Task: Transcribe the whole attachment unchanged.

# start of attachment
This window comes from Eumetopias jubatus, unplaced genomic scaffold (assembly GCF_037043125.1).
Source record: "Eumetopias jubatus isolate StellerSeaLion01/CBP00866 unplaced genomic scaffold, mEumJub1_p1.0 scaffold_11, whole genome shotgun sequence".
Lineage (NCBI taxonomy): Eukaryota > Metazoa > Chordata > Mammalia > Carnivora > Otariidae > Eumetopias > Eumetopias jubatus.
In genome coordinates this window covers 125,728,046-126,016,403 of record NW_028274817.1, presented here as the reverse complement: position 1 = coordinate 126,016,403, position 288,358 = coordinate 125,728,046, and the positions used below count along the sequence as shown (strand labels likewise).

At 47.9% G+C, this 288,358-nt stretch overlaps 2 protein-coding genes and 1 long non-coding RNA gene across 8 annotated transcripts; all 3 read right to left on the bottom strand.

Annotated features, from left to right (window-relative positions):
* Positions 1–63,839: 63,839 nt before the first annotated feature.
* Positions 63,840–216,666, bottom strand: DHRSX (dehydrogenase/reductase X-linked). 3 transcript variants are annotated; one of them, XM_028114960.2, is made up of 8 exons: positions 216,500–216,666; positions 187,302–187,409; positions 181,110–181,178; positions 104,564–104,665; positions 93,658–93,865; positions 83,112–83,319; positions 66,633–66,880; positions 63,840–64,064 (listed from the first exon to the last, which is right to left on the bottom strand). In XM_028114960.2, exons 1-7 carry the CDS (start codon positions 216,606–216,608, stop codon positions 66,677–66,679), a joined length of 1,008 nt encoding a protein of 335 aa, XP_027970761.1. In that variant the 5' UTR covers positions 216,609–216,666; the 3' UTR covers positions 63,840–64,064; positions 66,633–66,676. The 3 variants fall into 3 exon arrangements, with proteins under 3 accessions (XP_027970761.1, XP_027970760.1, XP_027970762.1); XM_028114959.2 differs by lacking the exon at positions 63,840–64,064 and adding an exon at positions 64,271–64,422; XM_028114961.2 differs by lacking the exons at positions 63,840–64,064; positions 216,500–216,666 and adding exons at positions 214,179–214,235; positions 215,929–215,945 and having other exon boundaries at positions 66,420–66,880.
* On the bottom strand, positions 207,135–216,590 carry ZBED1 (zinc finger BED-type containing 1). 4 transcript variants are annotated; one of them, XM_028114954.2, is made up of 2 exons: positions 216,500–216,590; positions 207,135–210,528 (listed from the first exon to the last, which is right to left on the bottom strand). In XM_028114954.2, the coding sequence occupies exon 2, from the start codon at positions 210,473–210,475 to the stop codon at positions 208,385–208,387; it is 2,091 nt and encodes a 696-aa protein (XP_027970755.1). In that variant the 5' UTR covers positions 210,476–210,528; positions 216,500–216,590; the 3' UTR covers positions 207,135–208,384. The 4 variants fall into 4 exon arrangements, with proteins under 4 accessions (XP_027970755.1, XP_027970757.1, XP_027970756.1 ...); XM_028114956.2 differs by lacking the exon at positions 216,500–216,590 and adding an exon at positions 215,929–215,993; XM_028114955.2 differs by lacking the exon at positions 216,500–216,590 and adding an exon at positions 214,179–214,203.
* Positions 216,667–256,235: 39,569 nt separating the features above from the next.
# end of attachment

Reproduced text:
This window comes from Eumetopias jubatus, unplaced genomic scaffold (assembly GCF_037043125.1).
Source record: "Eumetopias jubatus isolate StellerSeaLion01/CBP00866 unplaced genomic scaffold, mEumJub1_p1.0 scaffold_11, whole genome shotgun sequence".
Lineage (NCBI taxonomy): Eukaryota > Metazoa > Chordata > Mammalia > Carnivora > Otariidae > Eumetopias > Eumetopias jubatus.
In genome coordinates this window covers 125,728,046-126,016,403 of record NW_028274817.1, presented here as the reverse complement: position 1 = coordinate 126,016,403, position 288,358 = coordinate 125,728,046, and the positions used below count along the sequence as shown (strand labels likewise).

At 47.9% G+C, this 288,358-nt stretch overlaps 2 protein-coding genes and 1 long non-coding RNA gene across 8 annotated transcripts; all 3 read right to left on the bottom strand.

Annotated features, from left to right (window-relative positions):
* Positions 1–63,839: 63,839 nt before the first annotated feature.
* Positions 63,840–216,666, bottom strand: DHRSX (dehydrogenase/reductase X-linked). 3 transcript variants are annotated; one of them, XM_028114960.2, is made up of 8 exons: positions 216,500–216,666; positions 187,302–187,409; positions 181,110–181,178; positions 104,564–104,665; positions 93,658–93,865; positions 83,112–83,319; positions 66,633–66,880; positions 63,840–64,064 (listed from the first exon to the last, which is right to left on the bottom strand). In XM_028114960.2, exons 1-7 carry the CDS (start codon positions 216,606–216,608, stop codon positions 66,677–66,679), a joined length of 1,008 nt encoding a protein of 335 aa, XP_027970761.1. In that variant the 5' UTR covers positions 216,609–216,666; the 3' UTR covers positions 63,840–64,064; positions 66,633–66,676. The 3 variants fall into 3 exon arrangements, with proteins under 3 accessions (XP_027970761.1, XP_027970760.1, XP_027970762.1); XM_028114959.2 differs by lacking the exon at positions 63,840–64,064 and adding an exon at positions 64,271–64,422; XM_028114961.2 differs by lacking the exons at positions 63,840–64,064; positions 216,500–216,666 and adding exons at positions 214,179–214,235; positions 215,929–215,945 and having other exon boundaries at positions 66,420–66,880.
* On the bottom strand, positions 207,135–216,590 carry ZBED1 (zinc finger BED-type containing 1). 4 transcript variants are annotated; one of them, XM_028114954.2, is made up of 2 exons: positions 216,500–216,590; positions 207,135–210,528 (listed from the first exon to the last, which is right to left on the bottom strand). In XM_028114954.2, the coding sequence occupies exon 2, from the start codon at positions 210,473–210,475 to the stop codon at positions 208,385–208,387; it is 2,091 nt and encodes a 696-aa protein (XP_027970755.1). In that variant the 5' UTR covers positions 210,476–210,528; positions 216,500–216,590; the 3' UTR covers positions 207,135–208,384. The 4 variants fall into 4 exon arrangements, with proteins under 4 accessions (XP_027970755.1, XP_027970757.1, XP_027970756.1 ...); XM_028114956.2 differs by lacking the exon at positions 216,500–216,590 and adding an exon at positions 215,929–215,993; XM_028114955.2 differs by lacking the exon at positions 216,500–216,590 and adding an exon at positions 214,179–214,203.
* Positions 216,667–256,235: 39,569 nt separating the features above from the next.